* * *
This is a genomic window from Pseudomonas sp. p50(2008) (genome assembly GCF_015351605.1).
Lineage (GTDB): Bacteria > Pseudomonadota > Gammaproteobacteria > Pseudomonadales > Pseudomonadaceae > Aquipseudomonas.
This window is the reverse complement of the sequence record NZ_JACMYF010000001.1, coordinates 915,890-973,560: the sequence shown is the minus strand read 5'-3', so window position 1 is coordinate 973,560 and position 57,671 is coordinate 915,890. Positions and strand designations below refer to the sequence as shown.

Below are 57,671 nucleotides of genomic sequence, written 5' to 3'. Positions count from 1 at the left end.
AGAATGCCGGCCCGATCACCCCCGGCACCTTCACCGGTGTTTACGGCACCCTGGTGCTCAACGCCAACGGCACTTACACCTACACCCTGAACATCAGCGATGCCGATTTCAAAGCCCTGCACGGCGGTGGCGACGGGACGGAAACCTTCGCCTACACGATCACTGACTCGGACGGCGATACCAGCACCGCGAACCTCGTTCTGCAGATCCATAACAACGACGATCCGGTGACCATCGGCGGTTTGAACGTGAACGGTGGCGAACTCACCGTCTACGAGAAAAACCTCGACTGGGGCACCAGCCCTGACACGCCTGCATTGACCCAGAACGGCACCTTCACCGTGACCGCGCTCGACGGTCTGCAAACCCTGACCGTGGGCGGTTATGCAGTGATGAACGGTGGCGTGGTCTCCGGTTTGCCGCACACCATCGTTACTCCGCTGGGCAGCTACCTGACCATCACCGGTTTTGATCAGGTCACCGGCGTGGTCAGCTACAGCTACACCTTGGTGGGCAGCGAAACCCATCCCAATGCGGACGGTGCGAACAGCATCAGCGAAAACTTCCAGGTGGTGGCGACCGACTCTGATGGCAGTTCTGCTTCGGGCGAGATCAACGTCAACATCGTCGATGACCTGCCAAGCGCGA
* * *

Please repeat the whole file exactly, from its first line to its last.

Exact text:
This is a genomic window from Pseudomonas sp. p50(2008) (genome assembly GCF_015351605.1).
Lineage (GTDB): Bacteria > Pseudomonadota > Gammaproteobacteria > Pseudomonadales > Pseudomonadaceae > Aquipseudomonas.
This window is the reverse complement of the sequence record NZ_JACMYF010000001.1, coordinates 915,890-973,560: the sequence shown is the minus strand read 5'-3', so window position 1 is coordinate 973,560 and position 57,671 is coordinate 915,890. Positions and strand designations below refer to the sequence as shown.

Below are 57,671 nucleotides of genomic sequence, written 5' to 3'. Positions count from 1 at the left end.
AGAATGCCGGCCCGATCACCCCCGGCACCTTCACCGGTGTTTACGGCACCCTGGTGCTCAACGCCAACGGCACTTACACCTACACCCTGAACATCAGCGATGCCGATTTCAAAGCCCTGCACGGCGGTGGCGACGGGACGGAAACCTTCGCCTACACGATCACTGACTCGGACGGCGATACCAGCACCGCGAACCTCGTTCTGCAGATCCATAACAACGACGATCCGGTGACCATCGGCGGTTTGAACGTGAACGGTGGCGAACTCACCGTCTACGAGAAAAACCTCGACTGGGGCACCAGCCCTGACACGCCTGCATTGACCCAGAACGGCACCTTCACCGTGACCGCGCTCGACGGTCTGCAAACCCTGACCGTGGGCGGTTATGCAGTGATGAACGGTGGCGTGGTCTCCGGTTTGCCGCACACCATCGTTACTCCGCTGGGCAGCTACCTGACCATCACCGGTTTTGATCAGGTCACCGGCGTGGTCAGCTACAGCTACACCTTGGTGGGCAGCGAAACCCATCCCAATGCGGACGGTGCGAACAGCATCAGCGAAAACTTCCAGGTGGTGGCGACCGACTCTGATGGCAGTTCTGCTTCGGGCGAGATCAACGTCAACATCGTCGATGACCTGCCAAGCGCGA